The Arts

May 23, 2023

How proposed National Book Policy will boost education

How proposed National Book Policy will boost education

The Chairman of NIBF, Mr. Dare Oluwatuyi (in front) conducting his guests; VC, University of Benin, Prof. Lilian Salami, and CEO/National Librarian Prof. Veronica Chinwe Anunobi, to the book exhibition stands at Yard 158 Arena, Oregun, Ikeja, Lagos.

 By Prisca Sam-Duru

The 2023 edition of Nigeria International Book fair (NIBF) ended on Saturday, May 13, 2023 in Lagos, on a reverberating note.

In addition to all of its features including, discussions, workshops, fun activities, books sales and so much more, the hope of Nigeria having a National Book Policy made the 22nd edition of the book fair the best ever.

The good news is that after 63 years of existence as independent country, Nigeria’s book ecosystem will now have a defined direction. This is courtesy of the newly proposed National Book Policy that has been developed by an agency of the Federal Government of Nigeria, Nigeria Educational Research and Development Council (NERDC).

The proposed policy will, however, undergo legislative processes before it becomes operational. This however, would be after the life of the Muhammadu Buhari-led administration ends on May 29, 2023.

This disclosure formed part of the keynote paper NERDC’s Executive Secretary, Professor Ismail Junaidu, presented at during the fair which was themed, ‘The Role of a Functional National Book Policy in the African Book Ecosystem.’

Prof Junaidu shared the sentiments of those in the educational system when he said that Nigeria now shares with other developing countries a variety of problems bedeviling the book publishing industry that include the “inability to provide adequate numbers of high-quality books, book piracy, proliferation of unqualified author-publishers, lack of capital, among others. Nigeria is also witnessing the proliferation of school books with obscene contents that are inimical to our culture, our social values and our religious beliefs. These manifestations are indicators of an unhealthy book ecosystem. They also indicate the preponderance of sharp practices by actors in the system; a weak system that must be strengthened through the functionality of a National Book Policy.”

He further stressed the interrelationship which should exist within the book ecosystem that should be “between authors and editors, teachers, scholars, researchers, book representatives, publishers, among others, adding that they are “part and parcel of the book ecosystem requiring the observations of certain conventions and protocols. Without proper regulatory framework enshrined in a functional book policy, the book ecosystem will continue to experience setbacks.”

He further stated that it was why his council undertook to develop the proposed book policy to address most of these challenges.”

In line with the statutory mandate of the Nigerian Educational Research and Development Council (NERDC), it has, in concert with other core stakeholders, developed the National Book Policy,” he revealed.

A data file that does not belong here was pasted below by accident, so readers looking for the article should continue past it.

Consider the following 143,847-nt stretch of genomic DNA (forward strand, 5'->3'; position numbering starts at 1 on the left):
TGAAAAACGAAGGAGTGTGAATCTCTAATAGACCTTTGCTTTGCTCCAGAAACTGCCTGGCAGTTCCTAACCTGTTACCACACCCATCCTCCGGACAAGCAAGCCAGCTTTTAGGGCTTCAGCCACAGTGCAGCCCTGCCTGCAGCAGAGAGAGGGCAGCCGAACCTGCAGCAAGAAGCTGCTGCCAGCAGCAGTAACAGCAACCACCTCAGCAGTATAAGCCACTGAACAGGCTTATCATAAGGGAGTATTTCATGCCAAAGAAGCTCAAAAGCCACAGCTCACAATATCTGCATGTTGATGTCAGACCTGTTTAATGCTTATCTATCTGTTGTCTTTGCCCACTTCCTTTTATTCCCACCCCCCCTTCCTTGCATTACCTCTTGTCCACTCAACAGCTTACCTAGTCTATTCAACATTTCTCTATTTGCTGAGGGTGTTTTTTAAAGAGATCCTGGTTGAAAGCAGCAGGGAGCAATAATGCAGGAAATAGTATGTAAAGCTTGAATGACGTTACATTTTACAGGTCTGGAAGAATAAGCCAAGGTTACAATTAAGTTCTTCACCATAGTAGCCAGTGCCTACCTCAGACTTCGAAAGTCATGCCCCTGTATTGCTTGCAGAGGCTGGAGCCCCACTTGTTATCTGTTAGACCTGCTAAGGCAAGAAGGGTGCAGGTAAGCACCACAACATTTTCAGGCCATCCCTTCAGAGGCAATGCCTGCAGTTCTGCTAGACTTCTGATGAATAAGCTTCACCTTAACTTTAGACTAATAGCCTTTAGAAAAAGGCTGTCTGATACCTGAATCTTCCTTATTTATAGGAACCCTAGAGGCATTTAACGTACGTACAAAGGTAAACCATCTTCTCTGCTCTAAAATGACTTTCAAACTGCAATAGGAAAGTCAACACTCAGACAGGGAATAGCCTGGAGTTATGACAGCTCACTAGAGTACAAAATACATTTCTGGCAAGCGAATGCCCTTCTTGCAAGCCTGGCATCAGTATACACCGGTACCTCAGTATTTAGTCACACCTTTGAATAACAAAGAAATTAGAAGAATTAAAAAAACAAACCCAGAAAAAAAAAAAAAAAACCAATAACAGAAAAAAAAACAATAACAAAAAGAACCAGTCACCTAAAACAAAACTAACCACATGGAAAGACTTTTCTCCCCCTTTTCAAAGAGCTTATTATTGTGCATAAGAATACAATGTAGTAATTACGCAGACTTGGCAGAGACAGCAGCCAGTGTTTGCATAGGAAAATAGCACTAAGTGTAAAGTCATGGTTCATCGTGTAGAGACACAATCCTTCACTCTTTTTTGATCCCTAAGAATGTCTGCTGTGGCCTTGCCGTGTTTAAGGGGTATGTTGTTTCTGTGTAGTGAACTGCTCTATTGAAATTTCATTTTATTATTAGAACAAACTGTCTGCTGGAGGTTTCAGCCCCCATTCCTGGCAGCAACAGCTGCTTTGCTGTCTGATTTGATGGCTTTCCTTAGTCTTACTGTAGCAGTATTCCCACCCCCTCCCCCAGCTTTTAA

After outlining the perceived wrongs that have attended Nigeria’s book and educational sector in over four decades, Junaidu said the newly minted National Book Policy will do the following for the book sector, “Promote and reward local authorship of educational books, supplementary and general reading materials both in foreign and Nigerian languages, create an enabling environment for publishing as well as provide support services needed for manuscripts generation, seek, where necessary, the purchase of rights of published works in high demand in our educational system, make books available and affordable at all levels through a sustainable system of distribution and use, support and encourage investigation and research into book development.“

It will also encourage the production of books in specialized areas (for example, Braille for the visually impaired), encourage the publication of all professional works, and support the establishment and growth of libraries at all levels of the educational system, particularly at the primary school and at the community levels.

Earlier, Chairman of Nigeria Book Fair Trust, organiser of the book fair, Mr. Dare Oluwatuyi, expressed pleasure at the quality of guests at the 22nd edition of the book fair, saying, “This year’s book fair is unique in many ways. The theme of this year’s book fair revolves around National Book Policy. This shall be discussed at the international conference of the fair.

“Another major event is the Tertiary Education Summit’s first edition. It will beam light and chat course to resolve the constant imbroglio in our tertiary education citadels. All our programme promises to be exciting and rewarding.”

“One remarkable success of this year’s book fair is the sheer number of government’s presence, something that was lacking in the past. Government agencies like Universal Basic Education Commission (UBEC), Tertiary Education Trust Fund (TETFUND), National Library of Nigeria (NLN), and Nigerian Copyright Commission (NCC), and the Committee of Vice Chancellors, whose chairperson, Prof. Lilian Salami, delivered the keynote for the maiden edition of The Tertiary Education Summit.”